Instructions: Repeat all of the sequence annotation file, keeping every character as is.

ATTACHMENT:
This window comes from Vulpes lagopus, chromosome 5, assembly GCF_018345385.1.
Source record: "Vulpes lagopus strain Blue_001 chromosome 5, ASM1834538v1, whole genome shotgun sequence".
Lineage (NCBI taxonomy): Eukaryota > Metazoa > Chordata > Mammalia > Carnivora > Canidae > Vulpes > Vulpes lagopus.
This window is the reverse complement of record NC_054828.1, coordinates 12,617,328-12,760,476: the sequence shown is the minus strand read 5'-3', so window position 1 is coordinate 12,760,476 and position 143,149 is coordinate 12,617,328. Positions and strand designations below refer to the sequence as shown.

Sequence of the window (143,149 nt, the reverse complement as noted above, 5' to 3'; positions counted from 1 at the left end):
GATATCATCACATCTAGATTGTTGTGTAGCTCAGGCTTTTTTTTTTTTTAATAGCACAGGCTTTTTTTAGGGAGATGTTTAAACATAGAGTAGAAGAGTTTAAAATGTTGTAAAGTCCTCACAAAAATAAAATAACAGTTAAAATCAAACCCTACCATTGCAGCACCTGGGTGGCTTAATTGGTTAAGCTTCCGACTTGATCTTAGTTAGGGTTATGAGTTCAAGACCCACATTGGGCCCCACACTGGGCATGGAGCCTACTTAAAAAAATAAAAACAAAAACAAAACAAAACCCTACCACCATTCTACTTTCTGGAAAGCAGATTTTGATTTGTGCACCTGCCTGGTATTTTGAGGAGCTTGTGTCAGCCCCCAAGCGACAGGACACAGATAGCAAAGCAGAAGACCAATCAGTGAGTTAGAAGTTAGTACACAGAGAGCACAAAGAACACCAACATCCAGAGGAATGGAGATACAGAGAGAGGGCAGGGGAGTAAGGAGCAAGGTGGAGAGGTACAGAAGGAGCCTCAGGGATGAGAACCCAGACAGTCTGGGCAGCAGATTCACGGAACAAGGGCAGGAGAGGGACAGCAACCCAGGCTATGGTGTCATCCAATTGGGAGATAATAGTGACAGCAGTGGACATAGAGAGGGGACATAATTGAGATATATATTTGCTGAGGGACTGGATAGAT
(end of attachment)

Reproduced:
This window comes from Vulpes lagopus, chromosome 5, assembly GCF_018345385.1.
Source record: "Vulpes lagopus strain Blue_001 chromosome 5, ASM1834538v1, whole genome shotgun sequence".
Lineage (NCBI taxonomy): Eukaryota > Metazoa > Chordata > Mammalia > Carnivora > Canidae > Vulpes > Vulpes lagopus.
This window is the reverse complement of record NC_054828.1, coordinates 12,617,328-12,760,476: the sequence shown is the minus strand read 5'-3', so window position 1 is coordinate 12,760,476 and position 143,149 is coordinate 12,617,328. Positions and strand designations below refer to the sequence as shown.

Sequence of the window (143,149 nt, the reverse complement as noted above, 5' to 3'; positions counted from 1 at the left end):
GATATCATCACATCTAGATTGTTGTGTAGCTCAGGCTTTTTTTTTTTTTAATAGCACAGGCTTTTTTTAGGGAGATGTTTAAACATAGAGTAGAAGAGTTTAAAATGTTGTAAAGTCCTCACAAAAATAAAATAACAGTTAAAATCAAACCCTACCATTGCAGCACCTGGGTGGCTTAATTGGTTAAGCTTCCGACTTGATCTTAGTTAGGGTTATGAGTTCAAGACCCACATTGGGCCCCACACTGGGCATGGAGCCTACTTAAAAAAATAAAAACAAAAACAAAACAAAACCCTACCACCATTCTACTTTCTGGAAAGCAGATTTTGATTTGTGCACCTGCCTGGTATTTTGAGGAGCTTGTGTCAGCCCCCAAGCGACAGGACACAGATAGCAAAGCAGAAGACCAATCAGTGAGTTAGAAGTTAGTACACAGAGAGCACAAAGAACACCAACATCCAGAGGAATGGAGATACAGAGAGAGGGCAGGGGAGTAAGGAGCAAGGTGGAGAGGTACAGAAGGAGCCTCAGGGATGAGAACCCAGACAGTCTGGGCAGCAGATTCACGGAACAAGGGCAGGAGAGGGACAGCAACCCAGGCTATGGTGTCATCCAATTGGGAGATAATAGTGACAGCAGTGGACATAGAGAGGGGACATAATTGAGATATATATTTGCTGAGGGACTGGATAGAT